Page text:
For as long as there have been portable cameras, University of Georgia Extension agents and Extension photographers have used them to help identify crop diseases, demonstrate best farming practices and document community events. With at least one agent in most of Georgia’s counties, UGA Extension agents and their photographers have produced a collection of more than 60,000 sleeves of negatives. For the first time, some of these photos are available to the public online through the Digital Library of Georgia.
The first 1,292 photos of the collection were released this month and are available at http://dlg.galileo.usg.edu/CollectionsA-Z/caes_search.html. This first set of photos contains numerous shots of grain crops, livestock shows and forage fields from across the state. The bulk of the prints date from the 1930s to the 1960s, but some are from as early as the 1900s.
Archivists are busy scanning and cataloging the rest of the negatives and documents that are in the UGA Extension collection. Each negative sleeve contains between one and 20 negatives. The size and scope of the collection provides an excellent photographic record of Georgia folk life and farm life, said UGA archivist Caroline Killens, who is managing the project.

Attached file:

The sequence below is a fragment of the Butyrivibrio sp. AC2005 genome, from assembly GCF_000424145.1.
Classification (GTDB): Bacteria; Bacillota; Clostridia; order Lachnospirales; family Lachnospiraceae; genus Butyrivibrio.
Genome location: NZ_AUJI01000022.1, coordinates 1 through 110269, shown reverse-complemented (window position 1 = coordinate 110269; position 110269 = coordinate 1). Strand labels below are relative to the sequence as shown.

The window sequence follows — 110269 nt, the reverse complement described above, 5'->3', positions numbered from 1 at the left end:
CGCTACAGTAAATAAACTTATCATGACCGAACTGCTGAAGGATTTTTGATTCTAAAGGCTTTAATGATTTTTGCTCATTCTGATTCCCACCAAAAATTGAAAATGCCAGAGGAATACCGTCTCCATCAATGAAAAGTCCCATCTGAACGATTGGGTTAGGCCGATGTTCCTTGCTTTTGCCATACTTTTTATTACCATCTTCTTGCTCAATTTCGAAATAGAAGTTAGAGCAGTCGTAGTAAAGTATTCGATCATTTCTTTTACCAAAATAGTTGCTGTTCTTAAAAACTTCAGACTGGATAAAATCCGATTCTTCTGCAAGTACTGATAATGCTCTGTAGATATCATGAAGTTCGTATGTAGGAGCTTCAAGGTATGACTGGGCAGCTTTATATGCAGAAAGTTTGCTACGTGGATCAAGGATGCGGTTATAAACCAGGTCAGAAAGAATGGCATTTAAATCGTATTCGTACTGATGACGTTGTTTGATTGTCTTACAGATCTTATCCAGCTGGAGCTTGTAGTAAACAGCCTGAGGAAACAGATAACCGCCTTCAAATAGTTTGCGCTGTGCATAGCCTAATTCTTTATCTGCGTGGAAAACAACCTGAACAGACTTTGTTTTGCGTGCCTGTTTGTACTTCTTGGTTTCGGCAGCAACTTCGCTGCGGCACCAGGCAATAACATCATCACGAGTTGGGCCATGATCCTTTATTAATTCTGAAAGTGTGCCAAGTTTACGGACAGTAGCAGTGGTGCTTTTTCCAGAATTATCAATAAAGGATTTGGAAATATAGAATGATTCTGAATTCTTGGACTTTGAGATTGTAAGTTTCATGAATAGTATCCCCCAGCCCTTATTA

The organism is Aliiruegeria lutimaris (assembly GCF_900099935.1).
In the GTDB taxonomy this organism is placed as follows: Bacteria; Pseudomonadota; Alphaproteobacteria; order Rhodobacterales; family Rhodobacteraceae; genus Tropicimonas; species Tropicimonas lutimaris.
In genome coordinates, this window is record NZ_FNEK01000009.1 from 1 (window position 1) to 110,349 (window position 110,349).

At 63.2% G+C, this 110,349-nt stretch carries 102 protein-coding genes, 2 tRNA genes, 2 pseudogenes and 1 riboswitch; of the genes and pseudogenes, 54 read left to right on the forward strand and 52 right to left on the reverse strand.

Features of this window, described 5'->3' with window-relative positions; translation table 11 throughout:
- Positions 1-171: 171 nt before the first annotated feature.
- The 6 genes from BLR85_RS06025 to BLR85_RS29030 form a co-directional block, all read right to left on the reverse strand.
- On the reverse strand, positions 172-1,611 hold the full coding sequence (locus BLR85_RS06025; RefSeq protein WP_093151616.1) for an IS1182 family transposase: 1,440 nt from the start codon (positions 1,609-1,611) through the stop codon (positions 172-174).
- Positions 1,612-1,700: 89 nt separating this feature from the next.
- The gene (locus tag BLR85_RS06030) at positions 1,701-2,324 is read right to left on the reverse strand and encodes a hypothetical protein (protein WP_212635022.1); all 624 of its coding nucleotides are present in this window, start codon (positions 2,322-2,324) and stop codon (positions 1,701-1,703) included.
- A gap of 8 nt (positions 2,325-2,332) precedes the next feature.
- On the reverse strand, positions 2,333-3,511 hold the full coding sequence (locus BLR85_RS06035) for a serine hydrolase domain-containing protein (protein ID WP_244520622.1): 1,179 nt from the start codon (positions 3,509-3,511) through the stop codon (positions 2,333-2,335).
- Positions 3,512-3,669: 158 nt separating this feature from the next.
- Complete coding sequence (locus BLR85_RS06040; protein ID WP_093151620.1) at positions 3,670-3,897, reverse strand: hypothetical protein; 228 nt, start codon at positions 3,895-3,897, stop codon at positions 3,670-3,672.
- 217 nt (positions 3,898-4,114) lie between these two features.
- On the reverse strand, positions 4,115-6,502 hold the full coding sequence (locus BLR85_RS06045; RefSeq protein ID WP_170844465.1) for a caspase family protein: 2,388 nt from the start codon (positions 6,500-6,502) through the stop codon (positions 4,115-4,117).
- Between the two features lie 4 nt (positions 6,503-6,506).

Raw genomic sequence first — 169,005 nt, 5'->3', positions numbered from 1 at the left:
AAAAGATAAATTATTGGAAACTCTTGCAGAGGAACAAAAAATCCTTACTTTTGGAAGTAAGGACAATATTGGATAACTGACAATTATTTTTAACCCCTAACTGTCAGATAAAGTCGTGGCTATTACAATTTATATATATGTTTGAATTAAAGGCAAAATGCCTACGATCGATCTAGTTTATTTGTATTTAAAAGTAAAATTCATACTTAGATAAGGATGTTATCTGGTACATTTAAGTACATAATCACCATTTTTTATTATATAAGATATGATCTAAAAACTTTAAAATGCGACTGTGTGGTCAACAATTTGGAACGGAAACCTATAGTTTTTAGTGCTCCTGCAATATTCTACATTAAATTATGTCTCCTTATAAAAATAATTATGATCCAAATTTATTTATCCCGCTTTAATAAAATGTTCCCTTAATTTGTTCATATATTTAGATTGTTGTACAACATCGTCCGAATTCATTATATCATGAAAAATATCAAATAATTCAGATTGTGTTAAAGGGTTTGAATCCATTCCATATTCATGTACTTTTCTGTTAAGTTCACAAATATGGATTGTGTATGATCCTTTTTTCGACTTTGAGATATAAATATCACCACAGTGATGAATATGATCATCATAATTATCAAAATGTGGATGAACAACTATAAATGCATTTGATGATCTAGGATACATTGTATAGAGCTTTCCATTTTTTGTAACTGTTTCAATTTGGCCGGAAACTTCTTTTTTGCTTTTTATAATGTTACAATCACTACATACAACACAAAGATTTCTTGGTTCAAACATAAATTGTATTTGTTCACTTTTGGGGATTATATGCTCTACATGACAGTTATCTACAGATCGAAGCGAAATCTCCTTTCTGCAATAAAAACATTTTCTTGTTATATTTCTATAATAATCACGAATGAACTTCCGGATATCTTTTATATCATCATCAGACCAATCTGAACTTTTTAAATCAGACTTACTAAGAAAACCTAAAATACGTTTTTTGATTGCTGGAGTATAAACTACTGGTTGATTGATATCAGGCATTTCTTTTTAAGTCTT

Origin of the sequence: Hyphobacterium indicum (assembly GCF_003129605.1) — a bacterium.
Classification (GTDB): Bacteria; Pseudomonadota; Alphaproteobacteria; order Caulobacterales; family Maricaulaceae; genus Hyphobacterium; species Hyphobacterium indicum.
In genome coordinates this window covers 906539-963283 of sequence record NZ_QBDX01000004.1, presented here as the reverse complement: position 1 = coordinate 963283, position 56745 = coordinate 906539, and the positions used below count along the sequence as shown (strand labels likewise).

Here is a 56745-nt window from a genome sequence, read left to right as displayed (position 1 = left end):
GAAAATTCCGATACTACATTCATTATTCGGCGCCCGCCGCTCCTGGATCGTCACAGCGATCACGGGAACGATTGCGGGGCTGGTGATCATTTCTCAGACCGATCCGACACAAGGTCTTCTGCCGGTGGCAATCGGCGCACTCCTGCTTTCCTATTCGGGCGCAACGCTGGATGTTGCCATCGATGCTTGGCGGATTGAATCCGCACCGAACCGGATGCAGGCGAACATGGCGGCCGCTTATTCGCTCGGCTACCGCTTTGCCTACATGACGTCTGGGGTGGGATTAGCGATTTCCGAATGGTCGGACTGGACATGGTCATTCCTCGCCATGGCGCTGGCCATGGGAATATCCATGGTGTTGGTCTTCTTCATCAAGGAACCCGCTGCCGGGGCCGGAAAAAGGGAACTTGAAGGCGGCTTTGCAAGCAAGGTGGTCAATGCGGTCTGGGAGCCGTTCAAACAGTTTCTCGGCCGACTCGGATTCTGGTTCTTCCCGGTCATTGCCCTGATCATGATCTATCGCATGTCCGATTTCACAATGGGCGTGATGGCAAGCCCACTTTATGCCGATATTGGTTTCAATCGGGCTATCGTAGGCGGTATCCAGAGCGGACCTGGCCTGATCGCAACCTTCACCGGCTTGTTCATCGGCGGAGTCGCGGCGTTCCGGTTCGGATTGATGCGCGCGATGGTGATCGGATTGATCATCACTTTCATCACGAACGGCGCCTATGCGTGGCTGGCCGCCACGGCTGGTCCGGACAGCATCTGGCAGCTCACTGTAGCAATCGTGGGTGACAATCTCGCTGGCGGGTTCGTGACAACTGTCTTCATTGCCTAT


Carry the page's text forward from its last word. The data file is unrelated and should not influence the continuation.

“What makes this collection so valuable is that many of the photos came with some type of documentation,” Killens said. “Many of these negatives came with notes about the event and subject of the photos and often with the place where they were taken and the photographer’s name.”
Since many of the sleeves of negatives contain images covering a broad subject area, archivist started by grouping the sleeves by subject and assigned them a file header. The descriptions have helped immensely as the library staff starts to scan and catalog the photos, Killens said.
“I think many people will enjoy these, not just those who are interested in agriculture,” Killens said. “There are a lot of photos in this collection that people have never seen before. People researching their genealogy or the history of their town or county will find a lot of information in this collection.”